Last modified on April 26, 2007, at 15:57


Part of the series on
U.S. Discrimination Law
Standards of Review

Rational basis review
Intermediate scrutiny
Strict scrutiny

Other Legal Theories

Substantive due process
State action doctrine

Defining Moments in Law

The 14th Amendment
Plessy v. Ferguson
Brown v. Board of Education
Loving v. Virginia
U.S. v. Virginia
Romer v. Evans
Lawrence v. Texas

Modalities of Constitutional Law


Responsive interpretation is the idea that, when interpreting the Constitution, judges should seek reference to the meaning of the document in light of society's current ethos or idea of morality. The idea has its background in McCulloch v. Maryland, a landmark early Supreme Court case where Justice Marshall stated, "let us remember that it is a Constitution that we are expounding," arguing that the Constitution must be ensured to stand the test of time.[1]

Sanford Levinson is a prominent responsive jurist and academician.[2]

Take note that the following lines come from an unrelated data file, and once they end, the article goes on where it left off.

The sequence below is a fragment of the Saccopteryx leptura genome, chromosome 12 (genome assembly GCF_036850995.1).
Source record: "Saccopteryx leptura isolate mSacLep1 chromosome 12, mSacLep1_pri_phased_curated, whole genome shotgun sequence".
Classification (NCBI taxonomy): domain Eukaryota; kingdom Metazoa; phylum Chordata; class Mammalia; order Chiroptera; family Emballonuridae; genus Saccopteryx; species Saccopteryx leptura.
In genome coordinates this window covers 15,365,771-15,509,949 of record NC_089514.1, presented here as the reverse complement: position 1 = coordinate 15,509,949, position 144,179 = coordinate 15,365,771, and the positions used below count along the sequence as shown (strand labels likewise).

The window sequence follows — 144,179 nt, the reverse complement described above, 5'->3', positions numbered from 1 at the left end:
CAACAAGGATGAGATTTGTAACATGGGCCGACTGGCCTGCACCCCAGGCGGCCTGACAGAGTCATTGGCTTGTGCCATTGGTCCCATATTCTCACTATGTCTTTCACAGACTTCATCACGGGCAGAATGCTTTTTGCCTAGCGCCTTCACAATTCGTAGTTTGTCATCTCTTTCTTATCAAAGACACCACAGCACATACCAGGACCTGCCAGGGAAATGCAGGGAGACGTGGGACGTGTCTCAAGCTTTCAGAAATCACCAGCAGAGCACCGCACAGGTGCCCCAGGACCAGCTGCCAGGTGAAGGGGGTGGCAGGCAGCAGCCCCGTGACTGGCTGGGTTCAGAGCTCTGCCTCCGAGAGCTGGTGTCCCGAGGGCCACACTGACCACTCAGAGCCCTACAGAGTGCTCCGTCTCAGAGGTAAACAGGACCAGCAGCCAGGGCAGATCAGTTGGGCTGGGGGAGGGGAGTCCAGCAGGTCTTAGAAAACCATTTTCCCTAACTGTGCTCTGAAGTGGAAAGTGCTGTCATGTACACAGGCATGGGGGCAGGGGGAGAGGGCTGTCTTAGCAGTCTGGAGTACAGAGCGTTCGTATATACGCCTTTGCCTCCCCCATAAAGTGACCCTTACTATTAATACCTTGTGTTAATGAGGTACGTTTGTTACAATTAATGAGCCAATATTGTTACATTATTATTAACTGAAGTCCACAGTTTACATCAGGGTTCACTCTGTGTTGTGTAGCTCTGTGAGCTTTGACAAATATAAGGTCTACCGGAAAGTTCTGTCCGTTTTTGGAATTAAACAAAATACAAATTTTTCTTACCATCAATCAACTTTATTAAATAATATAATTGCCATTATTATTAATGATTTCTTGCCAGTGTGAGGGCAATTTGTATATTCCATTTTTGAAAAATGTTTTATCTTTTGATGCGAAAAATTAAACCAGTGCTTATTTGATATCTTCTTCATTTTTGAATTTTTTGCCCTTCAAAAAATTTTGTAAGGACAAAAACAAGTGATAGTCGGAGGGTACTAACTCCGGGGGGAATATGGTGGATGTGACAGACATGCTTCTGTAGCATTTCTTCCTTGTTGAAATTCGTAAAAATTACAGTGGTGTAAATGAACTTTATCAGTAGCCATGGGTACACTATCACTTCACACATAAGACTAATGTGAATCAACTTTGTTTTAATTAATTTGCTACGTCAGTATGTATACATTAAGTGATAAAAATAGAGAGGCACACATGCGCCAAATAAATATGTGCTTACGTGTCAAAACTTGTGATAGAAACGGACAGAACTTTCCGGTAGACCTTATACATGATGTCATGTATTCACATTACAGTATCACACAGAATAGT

Justice Brennan strongly advocated responsive interpretation of the Constitution to solve problems such as racism inherent in society, and remedy other social defects. As such, he is the paradigm "activist judge," in that he sought to expand the meaning of the Constitution to include society's current moral values, not just its original meaning.[3]


  1. McCulloch v. Maryland, 17 U.S. 316
  2. Sanford Levinson, Constitutional Faith.
  3. See, e.g., U.S. v. Weber, where Brennan argued for an expansive interpretation of Title VII based on its perceived societal need.